Jon-Kyle

Ways of Going Live

Measures to mitigate the spread of Coronavirus have created a number of headaches for public gatherings. Simple things like small group hangs, to entire seasons of programming at cultural institutions now on hold.

Times are a little weird.

I’ve received a series of questions about creating custom live streams, leading to a collection of research and a fair amount of experience. I want to share this with anyone who may have similar questions. Instead of being a comprehensive overview, this is related to the needs of those inquiring projects, and my own idiosyncrasies. It’s concise, but if you have questions, send a quick note.

A custom livestream may be useful if:

  • You have a built-in audience and want to control the context and environment of the stream beyond what is possible with big streaming platforms.

  • You are a museum, or other cultural venue, looking to transition some upcoming programming online.

  • You want to include appropriately licensed material in your stream which may receive an automated copyright strike through a streaming platform.

  • You want to eliminate third party ads displayed within or in proximity to your stream.

Solutions

We’re focusing on three possible solutions, each representing varying levels of cost, control, and time.

  • Existing Platforms, like Youtube and Twitch
  • API Services, like Vimeo or Mux
  • Fully Custom, using a custom streaming server

Note that this will not focus on experimental solutions, but proven infrastructure with minimal resources.

Existing Platforms

While the familiar names in live streaming are the simplest way to go live, there are a few limitations if full control over functionality and design is needed.

When embedding a livestream in a page it is possible to hide or replace the platform’s controls, but other elements like the platform’s logo, lower-third ads and recommended videos cannot be disabled. It’s also not possible to customize the design of the chat, if there is an option for embedding.

Automatic copyright strikes are also a frequent problem, regardless of pre-arranged licensing. I’ve come across a number of streams by musicians playing their own music which have been automatically removed.

Instagram officially does not have an API for streaming outside of their app, but there are a few private APIs floating around that make it possible. I’ve had limited success with this, and have a hunch Instagram keeps track of requests not matching a certain shape to disable them after so many times.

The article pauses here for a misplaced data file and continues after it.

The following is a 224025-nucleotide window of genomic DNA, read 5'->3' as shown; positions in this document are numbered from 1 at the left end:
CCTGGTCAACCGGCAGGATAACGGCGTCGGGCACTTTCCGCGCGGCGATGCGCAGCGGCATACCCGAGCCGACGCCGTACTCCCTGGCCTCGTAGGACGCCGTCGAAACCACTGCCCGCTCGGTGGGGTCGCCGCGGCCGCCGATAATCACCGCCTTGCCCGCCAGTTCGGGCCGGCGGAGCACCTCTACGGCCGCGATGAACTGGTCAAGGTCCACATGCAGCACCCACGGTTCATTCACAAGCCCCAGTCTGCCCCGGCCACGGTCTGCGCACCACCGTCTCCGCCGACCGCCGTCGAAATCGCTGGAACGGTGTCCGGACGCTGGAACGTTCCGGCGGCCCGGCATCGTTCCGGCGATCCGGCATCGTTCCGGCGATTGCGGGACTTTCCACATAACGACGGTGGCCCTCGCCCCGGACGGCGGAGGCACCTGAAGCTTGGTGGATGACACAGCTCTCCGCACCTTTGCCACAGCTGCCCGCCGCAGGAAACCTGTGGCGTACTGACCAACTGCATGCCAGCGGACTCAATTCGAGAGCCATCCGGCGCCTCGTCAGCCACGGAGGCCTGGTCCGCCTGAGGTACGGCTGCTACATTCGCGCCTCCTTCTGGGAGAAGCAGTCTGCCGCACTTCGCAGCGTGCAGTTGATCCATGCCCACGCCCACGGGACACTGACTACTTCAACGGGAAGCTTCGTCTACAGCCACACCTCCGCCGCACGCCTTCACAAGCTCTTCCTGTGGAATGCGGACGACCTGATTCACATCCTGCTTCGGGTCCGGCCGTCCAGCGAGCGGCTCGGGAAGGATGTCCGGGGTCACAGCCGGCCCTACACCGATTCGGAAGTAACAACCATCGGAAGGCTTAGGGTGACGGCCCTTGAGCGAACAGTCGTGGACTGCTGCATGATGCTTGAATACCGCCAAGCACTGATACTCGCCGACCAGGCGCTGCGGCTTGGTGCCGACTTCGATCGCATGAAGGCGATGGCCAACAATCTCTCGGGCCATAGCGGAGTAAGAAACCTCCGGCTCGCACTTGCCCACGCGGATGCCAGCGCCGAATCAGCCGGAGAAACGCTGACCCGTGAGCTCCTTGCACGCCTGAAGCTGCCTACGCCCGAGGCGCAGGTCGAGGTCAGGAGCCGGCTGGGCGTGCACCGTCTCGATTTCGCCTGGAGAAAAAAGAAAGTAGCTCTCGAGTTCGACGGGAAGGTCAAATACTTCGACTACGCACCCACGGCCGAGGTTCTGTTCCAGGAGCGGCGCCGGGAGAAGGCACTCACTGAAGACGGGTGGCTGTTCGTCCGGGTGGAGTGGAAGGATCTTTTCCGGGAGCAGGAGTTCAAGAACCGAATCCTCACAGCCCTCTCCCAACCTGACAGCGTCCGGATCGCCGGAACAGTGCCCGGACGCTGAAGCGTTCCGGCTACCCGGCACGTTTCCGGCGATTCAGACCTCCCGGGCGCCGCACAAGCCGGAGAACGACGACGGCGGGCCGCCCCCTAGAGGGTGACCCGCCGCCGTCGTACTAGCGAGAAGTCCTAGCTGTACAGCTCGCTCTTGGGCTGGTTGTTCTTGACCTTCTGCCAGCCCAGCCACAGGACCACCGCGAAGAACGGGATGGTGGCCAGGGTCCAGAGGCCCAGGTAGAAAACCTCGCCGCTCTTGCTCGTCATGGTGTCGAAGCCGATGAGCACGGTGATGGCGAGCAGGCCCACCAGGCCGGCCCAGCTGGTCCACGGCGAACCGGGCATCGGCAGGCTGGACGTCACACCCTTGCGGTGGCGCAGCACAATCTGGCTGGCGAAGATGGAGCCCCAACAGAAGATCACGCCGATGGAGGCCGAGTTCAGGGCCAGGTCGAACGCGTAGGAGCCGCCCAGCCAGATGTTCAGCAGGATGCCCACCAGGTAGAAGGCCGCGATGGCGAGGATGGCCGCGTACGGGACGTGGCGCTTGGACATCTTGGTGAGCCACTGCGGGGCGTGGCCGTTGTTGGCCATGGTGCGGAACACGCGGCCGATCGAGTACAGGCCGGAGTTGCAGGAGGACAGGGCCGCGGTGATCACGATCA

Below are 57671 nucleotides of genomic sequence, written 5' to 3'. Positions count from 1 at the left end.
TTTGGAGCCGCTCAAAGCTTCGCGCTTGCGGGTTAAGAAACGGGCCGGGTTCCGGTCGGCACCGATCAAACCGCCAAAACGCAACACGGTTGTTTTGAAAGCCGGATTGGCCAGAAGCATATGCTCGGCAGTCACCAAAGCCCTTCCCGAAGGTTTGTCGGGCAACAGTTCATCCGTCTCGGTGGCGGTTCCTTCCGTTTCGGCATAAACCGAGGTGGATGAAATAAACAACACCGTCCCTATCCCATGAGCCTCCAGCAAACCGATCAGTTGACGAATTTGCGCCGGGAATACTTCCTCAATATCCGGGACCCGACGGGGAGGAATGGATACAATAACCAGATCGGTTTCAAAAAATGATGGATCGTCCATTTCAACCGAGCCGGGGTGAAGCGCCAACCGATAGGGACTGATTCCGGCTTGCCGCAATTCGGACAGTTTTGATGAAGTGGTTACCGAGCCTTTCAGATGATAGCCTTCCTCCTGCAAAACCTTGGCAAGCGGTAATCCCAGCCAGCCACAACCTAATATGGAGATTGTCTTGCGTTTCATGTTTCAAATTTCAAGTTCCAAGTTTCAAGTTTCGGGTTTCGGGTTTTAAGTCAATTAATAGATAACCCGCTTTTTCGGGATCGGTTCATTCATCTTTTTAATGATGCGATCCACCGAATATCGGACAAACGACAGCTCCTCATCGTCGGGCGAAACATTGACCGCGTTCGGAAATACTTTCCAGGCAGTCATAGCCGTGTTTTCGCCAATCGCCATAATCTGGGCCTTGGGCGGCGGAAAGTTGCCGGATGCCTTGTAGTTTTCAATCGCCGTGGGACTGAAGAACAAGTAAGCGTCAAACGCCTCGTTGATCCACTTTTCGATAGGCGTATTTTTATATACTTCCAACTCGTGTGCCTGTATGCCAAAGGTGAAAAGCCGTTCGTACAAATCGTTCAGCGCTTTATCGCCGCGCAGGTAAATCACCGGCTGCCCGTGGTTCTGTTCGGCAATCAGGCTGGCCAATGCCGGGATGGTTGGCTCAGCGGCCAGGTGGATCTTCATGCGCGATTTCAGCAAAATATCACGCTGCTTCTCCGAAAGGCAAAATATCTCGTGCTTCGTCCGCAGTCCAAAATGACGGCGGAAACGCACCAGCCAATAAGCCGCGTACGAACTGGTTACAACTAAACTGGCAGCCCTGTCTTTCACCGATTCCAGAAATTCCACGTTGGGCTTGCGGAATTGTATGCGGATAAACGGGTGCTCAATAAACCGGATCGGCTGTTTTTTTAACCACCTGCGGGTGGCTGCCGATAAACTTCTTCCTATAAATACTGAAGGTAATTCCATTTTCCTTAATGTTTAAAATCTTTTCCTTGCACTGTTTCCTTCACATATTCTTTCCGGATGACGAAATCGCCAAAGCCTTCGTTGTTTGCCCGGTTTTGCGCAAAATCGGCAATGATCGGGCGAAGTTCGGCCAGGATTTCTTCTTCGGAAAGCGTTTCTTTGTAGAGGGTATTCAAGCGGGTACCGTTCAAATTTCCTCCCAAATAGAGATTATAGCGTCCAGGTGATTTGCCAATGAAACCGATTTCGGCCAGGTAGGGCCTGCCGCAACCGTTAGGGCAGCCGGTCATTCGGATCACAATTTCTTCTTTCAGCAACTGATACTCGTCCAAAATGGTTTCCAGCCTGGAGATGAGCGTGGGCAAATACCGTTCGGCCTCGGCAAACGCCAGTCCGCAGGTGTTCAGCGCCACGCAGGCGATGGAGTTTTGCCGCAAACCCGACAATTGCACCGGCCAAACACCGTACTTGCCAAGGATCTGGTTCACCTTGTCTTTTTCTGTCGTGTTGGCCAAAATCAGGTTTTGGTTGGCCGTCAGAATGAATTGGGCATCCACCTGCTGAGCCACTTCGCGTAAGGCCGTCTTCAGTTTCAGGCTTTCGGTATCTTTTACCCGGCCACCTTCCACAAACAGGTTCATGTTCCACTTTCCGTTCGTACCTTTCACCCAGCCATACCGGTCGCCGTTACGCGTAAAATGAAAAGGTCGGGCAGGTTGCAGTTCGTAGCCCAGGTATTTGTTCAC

Of course, much of this also comes down to vibe. Does your stream feel good living inside of Youtube? Or does it want to have a place of its own?

API Services

The most useful feature of the big platforms is how they remove any concern over hosting and servers. API services do too, but provide the tools for totally determining your own functionality and interface.

These services provide an endpoint, which you can send a request to for creating a livestream. This returns a key which can be used in streaming software like OBS. After the livestream ends the video is then transcoded and hosted.

This comes at a price, and also doesn’t entirely eliminate servers, as you must authenticate requests to the API—but the savings are substantial when compared with the resources necessary for a fully custom solution, and greatly reduces the operational overhead and general complexity.

Fully Custom

For the most demanding circumstances, a fully custom solution may be appropriate. This involves configuring the hosting environment and getting familiar with RTMP. I had success with the NGINX module, and there is a Docker image available.

Getting running is one thing. Ensuring continuous uptime and scaling introduces an additional set of involved concerns. I can’t imagine a situation requiring this level of granular control without having someone dedicated (at least part time) to these considerations.

My Take

My process is likely similar to you, if you happen to be reading this. I want to fully control the design and functionality. This means platforms are not a viable option. Likewise, I’m not interested in maintaining servers or intense system architecture.

Out of the possible solutions, this leaves API services remaining. I passed a few afternoons really digging through the options. Vimeo is too expensive and limited. Livestream is now Vimeo. There really isn’t much else out there, as it’s such a low margin market. But…

Fortunately there is Mux. Mux is the self described “Stripe of livestreaming”, and I’d say this is accurate. As someone who is not interested in creating a payment solution, Stripe is my primary choice in payment processing. Likewise with Mux and streaming servers. It all comes down to a good API and documentation. Mux realizes this, and has provided just that.

Mux has a good guide on how to get started, including a demo using Glitch. Because your server doesn’t store any media, and only handles authenticating requests to their API, it can be very modest.

In a Nutshell

  1. For the majority of the time, an existing platform will likely suffice.
  2. If there are limitations which are uncompromisable, Mux is a relatively economic solution providing the flexibility likely required.
  3. If issues with an API service arrive, then transitioning to a fully custom solution may be appropriate.

If you’re looking for someone to assist with a project involving livestreaming, feel free to send a note.